Technology has played a massive role in growing purpose-led business models, something we advocate here at Bigger Than Me, so when we came across a list of innovation trends that have real tangible purpose to them, we thought it would make a really good read.
The source of this blog is a feature called 21 meaningful, trend-driven innovation opportunities for 2021.
We have cherry-picked the innovation trends that resonate with us and have some awesome purpose to them.
Here are the top 5 innovation trends that we’d love to see become a huge success and achieve the goals their creators envisioned.
1. Educational Material through WhatsApp
One of the sectors that were hardest hit in South Africa when lockdown occurred, due to the global Covid-19 pandemic, was education.
Many public schools were already under-resourced before the pandemic so when distance learning became the only means to keep educating scholars, the challenges of not having data or suitable devices, for many was debilitating.
With FoondaMate South African students can access education material via the WhatsApp chatbot without a fixed internet connection.
Students are able to download past papers, get Wikipedia articles in text format, get help solving maths equations and obtain definitions for words that are confusing.
2. Carbon Labelling
Imagine the price of goods being transparently linked to their carbon footprint!
It seems like an ingenious way to make consumers understand the impact of the food they choose to buy and would perhaps also encourage buyers to focus on seasonal products.
The ‘klimatbutik’ is a pop-up shop launched by Swedish food brand Felix and that’s exactly what they do – price items according to their carbon footprint.
Customers have a weekly carbon budget of 18.6 kg, so they can measure the environmental cost of their purchases.
Carbon labelling is a fantastic way to educate consumers on the hidden costs and would hopefully also encourage supporting local. Reportedly restaurants and fashion brands are starting to adopt this approach too.
3. Tables made from recycled hosiery
Swedish Stockings is a sustainable tights brand.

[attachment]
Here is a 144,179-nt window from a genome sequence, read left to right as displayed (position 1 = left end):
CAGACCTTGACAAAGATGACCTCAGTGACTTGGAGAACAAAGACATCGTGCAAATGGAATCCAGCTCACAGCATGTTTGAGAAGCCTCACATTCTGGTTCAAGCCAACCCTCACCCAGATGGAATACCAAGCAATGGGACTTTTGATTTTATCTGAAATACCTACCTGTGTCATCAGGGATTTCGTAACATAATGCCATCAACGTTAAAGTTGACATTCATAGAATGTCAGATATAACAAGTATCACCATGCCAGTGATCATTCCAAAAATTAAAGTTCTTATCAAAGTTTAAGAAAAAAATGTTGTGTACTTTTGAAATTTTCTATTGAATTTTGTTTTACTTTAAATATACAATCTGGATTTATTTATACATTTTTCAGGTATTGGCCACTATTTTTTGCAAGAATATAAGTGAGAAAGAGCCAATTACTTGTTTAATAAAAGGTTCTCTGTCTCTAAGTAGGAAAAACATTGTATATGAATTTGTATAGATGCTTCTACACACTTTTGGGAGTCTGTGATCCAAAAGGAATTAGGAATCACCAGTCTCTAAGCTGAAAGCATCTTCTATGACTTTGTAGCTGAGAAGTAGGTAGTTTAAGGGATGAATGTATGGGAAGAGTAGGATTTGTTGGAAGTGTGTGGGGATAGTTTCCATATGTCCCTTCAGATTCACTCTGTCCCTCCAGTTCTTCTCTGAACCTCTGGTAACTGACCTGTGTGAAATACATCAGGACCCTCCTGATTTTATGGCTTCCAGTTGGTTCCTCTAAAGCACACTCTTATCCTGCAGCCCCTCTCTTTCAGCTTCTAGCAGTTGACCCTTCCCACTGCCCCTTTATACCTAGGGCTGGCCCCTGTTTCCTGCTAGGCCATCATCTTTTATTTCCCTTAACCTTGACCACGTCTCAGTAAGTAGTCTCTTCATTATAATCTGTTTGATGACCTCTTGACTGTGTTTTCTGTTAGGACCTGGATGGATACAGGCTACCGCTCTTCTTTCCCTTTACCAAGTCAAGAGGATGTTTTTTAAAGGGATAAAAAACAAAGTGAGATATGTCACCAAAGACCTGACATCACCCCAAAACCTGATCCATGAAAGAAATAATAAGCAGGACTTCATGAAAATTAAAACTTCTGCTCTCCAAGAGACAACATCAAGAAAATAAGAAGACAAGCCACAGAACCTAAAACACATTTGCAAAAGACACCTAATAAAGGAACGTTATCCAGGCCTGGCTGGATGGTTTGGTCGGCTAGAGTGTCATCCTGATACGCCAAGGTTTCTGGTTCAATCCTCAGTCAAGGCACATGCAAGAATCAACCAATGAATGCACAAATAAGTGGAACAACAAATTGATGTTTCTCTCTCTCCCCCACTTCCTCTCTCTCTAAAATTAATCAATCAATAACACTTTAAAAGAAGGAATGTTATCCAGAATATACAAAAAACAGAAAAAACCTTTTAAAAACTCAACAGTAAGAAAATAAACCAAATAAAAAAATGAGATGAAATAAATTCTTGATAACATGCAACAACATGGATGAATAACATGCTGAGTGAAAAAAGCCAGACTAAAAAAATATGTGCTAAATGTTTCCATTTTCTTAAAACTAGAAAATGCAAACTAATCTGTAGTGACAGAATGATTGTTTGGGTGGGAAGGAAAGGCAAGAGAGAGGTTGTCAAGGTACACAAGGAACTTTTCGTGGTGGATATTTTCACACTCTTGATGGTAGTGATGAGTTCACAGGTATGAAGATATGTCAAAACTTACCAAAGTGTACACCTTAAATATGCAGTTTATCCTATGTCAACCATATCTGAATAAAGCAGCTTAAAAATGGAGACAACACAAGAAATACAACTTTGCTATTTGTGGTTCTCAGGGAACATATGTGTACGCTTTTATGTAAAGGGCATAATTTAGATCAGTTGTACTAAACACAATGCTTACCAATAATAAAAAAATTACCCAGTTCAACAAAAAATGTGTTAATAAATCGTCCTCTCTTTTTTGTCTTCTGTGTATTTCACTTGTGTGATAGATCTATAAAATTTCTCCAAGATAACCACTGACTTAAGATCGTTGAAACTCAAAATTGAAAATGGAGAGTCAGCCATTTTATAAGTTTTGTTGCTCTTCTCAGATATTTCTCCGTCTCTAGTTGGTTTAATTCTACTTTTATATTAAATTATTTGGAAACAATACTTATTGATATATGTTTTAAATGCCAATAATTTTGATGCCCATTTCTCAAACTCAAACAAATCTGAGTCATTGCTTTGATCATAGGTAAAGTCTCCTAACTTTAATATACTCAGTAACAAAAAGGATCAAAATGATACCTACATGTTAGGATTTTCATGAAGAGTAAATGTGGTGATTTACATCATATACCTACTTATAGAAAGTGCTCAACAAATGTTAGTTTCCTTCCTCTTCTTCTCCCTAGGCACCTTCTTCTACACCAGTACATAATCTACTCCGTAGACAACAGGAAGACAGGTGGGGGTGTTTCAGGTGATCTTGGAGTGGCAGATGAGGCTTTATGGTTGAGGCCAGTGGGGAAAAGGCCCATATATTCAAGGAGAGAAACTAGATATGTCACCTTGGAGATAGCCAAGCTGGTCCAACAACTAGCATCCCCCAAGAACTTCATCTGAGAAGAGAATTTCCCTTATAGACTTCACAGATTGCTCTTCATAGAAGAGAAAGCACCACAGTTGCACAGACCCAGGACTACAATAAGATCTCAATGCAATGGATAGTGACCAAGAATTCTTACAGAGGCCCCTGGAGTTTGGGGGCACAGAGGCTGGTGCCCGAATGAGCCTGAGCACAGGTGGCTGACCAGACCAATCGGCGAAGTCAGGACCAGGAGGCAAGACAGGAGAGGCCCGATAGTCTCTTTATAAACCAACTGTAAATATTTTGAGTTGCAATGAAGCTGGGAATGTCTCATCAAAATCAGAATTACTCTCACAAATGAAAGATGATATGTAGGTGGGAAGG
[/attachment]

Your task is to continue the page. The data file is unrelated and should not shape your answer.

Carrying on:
They partnered with designer, Gustaf Westman, to turn old hosiery into a range of tables.
It takes 350 pairs of tights to make a table and these tights are obtained through Swedish Stockings’ Recycling Club.
The brand’s Recycling Club is exactly as the name suggests. It’s an initiative to collect donations of old tights which were being recycled into commercial grease tanks.
Somehow creating furniture seems more appealing and novel though. 😉
We’d like to see more brands make use of their waste to enter new markets and reduce wastage.
4. Transforming employees into owners
Ride-hailing apps have become a global norm over the past decade but this business model is not without some glaring anomalies and employee welfare is one of them.
Colombian based ride-hailing app, MAT, uses an employee-owned business model.
They call their drivers ‘ambassadors’, who become shareholders, assumedly after a certain length of time.
It is a great business initiative for an industry that is known for bad pay and difficult working conditions and hours.
Gen Y & Z consumers ae more likely to support a brand that looks after its employees and follows ethical business practices. The surveys have been done and the results are telling.
5. Wellbeing in the virtual space…
To improve users’ wellbeing Microsoft have added some new features to its Teams app.
Their first new feature is ‘virtual commute’ to create mental bookends for the remote workday. This helps one transition from work to home life which can be difficult at times.
Microsoft have also partnered with Headspace, a meditation app, to further enhance one’s day in front of a computer screen. There is also a new emotional check-in feature.
As we move toward a more virtual working world, mental health is becoming increasingly important so we’re sure there will be many more innovations on business communication platforms in the future.
Have some interesting innovations to share?
Drop us a message. We’d love to hear about them.
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